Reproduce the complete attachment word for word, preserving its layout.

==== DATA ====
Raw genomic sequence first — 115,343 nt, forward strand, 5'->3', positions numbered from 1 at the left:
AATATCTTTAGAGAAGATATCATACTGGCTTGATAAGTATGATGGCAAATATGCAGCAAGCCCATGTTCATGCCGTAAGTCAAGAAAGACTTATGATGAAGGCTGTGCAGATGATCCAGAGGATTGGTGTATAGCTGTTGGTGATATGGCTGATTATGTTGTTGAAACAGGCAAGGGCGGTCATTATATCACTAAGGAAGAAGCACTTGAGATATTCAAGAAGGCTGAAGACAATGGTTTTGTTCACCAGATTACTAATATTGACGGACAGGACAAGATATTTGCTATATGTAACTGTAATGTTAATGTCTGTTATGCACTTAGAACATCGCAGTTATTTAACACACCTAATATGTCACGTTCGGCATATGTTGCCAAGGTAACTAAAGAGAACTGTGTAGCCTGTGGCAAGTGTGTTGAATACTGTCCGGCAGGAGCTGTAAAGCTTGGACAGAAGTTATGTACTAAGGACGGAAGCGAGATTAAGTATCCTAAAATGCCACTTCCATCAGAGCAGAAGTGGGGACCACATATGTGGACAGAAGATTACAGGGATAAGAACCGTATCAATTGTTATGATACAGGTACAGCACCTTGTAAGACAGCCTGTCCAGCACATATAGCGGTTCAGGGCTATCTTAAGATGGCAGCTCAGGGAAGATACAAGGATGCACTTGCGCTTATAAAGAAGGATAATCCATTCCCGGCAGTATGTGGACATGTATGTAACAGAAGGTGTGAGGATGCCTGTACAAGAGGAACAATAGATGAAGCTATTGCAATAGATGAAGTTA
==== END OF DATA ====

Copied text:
Raw genomic sequence first — 115,343 nt, forward strand, 5'->3', positions numbered from 1 at the left:
AATATCTTTAGAGAAGATATCATACTGGCTTGATAAGTATGATGGCAAATATGCAGCAAGCCCATGTTCATGCCGTAAGTCAAGAAAGACTTATGATGAAGGCTGTGCAGATGATCCAGAGGATTGGTGTATAGCTGTTGGTGATATGGCTGATTATGTTGTTGAAACAGGCAAGGGCGGTCATTATATCACTAAGGAAGAAGCACTTGAGATATTCAAGAAGGCTGAAGACAATGGTTTTGTTCACCAGATTACTAATATTGACGGACAGGACAAGATATTTGCTATATGTAACTGTAATGTTAATGTCTGTTATGCACTTAGAACATCGCAGTTATTTAACACACCTAATATGTCACGTTCGGCATATGTTGCCAAGGTAACTAAAGAGAACTGTGTAGCCTGTGGCAAGTGTGTTGAATACTGTCCGGCAGGAGCTGTAAAGCTTGGACAGAAGTTATGTACTAAGGACGGAAGCGAGATTAAGTATCCTAAAATGCCACTTCCATCAGAGCAGAAGTGGGGACCACATATGTGGACAGAAGATTACAGGGATAAGAACCGTATCAATTGTTATGATACAGGTACAGCACCTTGTAAGACAGCCTGTCCAGCACATATAGCGGTTCAGGGCTATCTTAAGATGGCAGCTCAGGGAAGATACAAGGATGCACTTGCGCTTATAAAGAAGGATAATCCATTCCCGGCAGTATGTGGACATGTATGTAACAGAAGGTGTGAGGATGCCTGTACAAGAGGAACAATAGATGAAGCTATTGCAATAGATGAAGTTA